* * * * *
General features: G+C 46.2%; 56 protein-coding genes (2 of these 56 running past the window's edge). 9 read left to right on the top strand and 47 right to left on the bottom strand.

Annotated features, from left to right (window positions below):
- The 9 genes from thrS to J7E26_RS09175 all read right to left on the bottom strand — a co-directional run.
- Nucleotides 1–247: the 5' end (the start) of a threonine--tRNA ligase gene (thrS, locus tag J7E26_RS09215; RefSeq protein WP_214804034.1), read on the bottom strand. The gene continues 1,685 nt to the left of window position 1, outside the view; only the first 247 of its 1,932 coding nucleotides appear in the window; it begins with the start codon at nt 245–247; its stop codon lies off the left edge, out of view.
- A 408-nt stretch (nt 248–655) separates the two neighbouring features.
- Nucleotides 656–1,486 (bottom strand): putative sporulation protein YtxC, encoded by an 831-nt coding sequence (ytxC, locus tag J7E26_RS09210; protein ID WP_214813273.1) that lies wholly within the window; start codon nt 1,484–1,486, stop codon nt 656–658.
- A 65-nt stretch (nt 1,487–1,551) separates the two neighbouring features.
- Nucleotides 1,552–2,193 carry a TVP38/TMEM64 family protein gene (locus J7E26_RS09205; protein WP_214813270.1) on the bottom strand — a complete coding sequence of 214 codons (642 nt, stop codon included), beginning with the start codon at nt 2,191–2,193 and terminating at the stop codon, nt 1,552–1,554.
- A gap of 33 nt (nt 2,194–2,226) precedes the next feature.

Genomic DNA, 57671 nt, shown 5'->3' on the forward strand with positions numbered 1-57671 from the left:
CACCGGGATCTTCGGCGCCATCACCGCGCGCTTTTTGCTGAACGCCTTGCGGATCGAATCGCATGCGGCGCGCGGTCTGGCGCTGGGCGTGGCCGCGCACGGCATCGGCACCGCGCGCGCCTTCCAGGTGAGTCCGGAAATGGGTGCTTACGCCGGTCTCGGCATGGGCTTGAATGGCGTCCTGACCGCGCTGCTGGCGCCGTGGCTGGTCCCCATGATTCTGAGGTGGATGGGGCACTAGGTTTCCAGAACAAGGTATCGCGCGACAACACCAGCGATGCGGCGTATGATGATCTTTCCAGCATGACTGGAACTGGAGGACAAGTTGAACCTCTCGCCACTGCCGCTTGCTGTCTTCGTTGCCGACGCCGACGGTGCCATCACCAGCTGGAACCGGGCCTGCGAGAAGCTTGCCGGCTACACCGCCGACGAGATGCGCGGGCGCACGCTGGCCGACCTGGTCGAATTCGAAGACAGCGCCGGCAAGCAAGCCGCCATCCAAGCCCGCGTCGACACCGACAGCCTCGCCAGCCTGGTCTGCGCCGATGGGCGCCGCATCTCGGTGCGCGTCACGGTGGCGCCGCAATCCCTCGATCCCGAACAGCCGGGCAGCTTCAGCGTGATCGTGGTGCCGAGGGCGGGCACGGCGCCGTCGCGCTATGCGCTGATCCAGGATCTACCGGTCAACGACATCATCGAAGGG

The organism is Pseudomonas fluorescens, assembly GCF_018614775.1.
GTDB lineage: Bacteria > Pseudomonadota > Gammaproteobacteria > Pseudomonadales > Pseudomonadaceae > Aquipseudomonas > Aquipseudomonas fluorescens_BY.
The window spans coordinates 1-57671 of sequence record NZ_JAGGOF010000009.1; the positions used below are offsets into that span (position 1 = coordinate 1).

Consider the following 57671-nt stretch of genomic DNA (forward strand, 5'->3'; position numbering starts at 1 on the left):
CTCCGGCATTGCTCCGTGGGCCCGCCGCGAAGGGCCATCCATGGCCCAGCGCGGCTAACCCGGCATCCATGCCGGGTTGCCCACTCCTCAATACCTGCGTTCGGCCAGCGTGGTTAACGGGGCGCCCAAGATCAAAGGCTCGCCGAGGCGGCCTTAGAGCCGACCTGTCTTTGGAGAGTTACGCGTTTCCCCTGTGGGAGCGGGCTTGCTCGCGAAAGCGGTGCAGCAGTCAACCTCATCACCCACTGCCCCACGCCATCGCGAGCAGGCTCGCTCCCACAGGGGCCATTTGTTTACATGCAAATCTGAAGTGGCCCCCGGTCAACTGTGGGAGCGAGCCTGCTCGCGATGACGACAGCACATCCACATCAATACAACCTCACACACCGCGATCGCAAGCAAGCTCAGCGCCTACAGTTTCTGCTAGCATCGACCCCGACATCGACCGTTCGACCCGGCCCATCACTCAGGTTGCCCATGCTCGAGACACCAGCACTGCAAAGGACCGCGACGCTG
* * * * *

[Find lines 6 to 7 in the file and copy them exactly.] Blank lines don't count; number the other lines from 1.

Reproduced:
- Nucleotides 656–1,486 (bottom strand): putative sporulation protein YtxC, encoded by an 831-nt coding sequence (ytxC, locus tag J7E26_RS09210; protein ID WP_214813273.1) that lies wholly within the window; start codon nt 1,484–1,486, stop codon nt 656–658.
- A 65-nt stretch (nt 1,487–1,551) separates the two neighbouring features.